Dickie: The name of the CD is "Mile Marker," so we wanted to find a nice picture of a milemarker sign. I couldn't really take a good one. The ones we were looking at had three digit numbers, so they're really long. Then you take a picture of it and the green looks awful. What are you going to do? So, I found a black and white one on the web from an artist in Florida. He let us buy the rights to it for our purposes and I just put our layout over top of it. He got a picture of the mile marker, it looks like it's outside of Las Vegas or Arizona, and it had a motorcycle and a car zooming down the highway. I used Paint Shop Pro to get those out of the way.

Jamie: Now it looks like a deserted highway going off to nowhere, along with the tumbleweeds. You know what our girls noticed? The date of the CD release is April 16 and it has 16 on the mile marker.

Dickie: See, the stars are lining up.

How long have you two played music together?

Dickie: Since shortly after the beginning of The Atkinsons. She was in the band within six months.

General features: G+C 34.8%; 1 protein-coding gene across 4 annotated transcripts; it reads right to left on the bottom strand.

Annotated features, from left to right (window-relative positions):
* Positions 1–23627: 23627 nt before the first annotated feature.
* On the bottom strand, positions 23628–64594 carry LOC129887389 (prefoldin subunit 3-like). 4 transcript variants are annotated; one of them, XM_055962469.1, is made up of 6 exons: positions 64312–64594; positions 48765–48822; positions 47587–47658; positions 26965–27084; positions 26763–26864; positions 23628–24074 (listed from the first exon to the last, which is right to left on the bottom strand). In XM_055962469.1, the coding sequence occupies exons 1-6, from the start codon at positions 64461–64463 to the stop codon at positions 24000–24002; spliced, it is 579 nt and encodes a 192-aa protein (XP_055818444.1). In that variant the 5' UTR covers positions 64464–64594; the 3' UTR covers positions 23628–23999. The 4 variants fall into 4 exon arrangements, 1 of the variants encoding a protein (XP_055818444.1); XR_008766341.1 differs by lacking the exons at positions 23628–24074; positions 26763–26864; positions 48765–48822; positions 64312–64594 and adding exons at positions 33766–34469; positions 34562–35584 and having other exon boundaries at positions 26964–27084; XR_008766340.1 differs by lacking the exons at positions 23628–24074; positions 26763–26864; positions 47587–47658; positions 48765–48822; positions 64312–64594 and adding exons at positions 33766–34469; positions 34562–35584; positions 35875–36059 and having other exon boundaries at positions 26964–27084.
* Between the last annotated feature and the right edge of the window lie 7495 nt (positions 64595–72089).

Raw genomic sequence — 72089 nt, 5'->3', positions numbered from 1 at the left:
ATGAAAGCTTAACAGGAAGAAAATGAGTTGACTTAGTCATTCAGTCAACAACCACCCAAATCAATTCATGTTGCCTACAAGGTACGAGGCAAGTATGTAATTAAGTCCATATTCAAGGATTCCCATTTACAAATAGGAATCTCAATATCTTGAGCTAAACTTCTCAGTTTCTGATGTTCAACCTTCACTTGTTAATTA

Jamie: March 20th. Seven years.

Dickie: I know you know the date, I don't know the date. [Everyone laughs]

Jamie: He started the band, but I had no interest. I said, 'Ain't no way, no how, never never never will I get up on stage.' Then I saw Buddy and Julie Miller in concert at the Library of Congress and I was moved to tears with the husband and wife team singing harmonies on stage. I joined the band a week after. I was able to tell Buddy Miller that story. I was drinking a beer down on Brown's Island when he sat in with Emmylou Harris. The Taters asked if I had ever met Buddy and I'm like, 'Are you kidding me?' They said to hold on a minute went to get him. So, I got to tell Buddy Miller that and he says, 'I'm going home and telling Julie that.' I hope he did.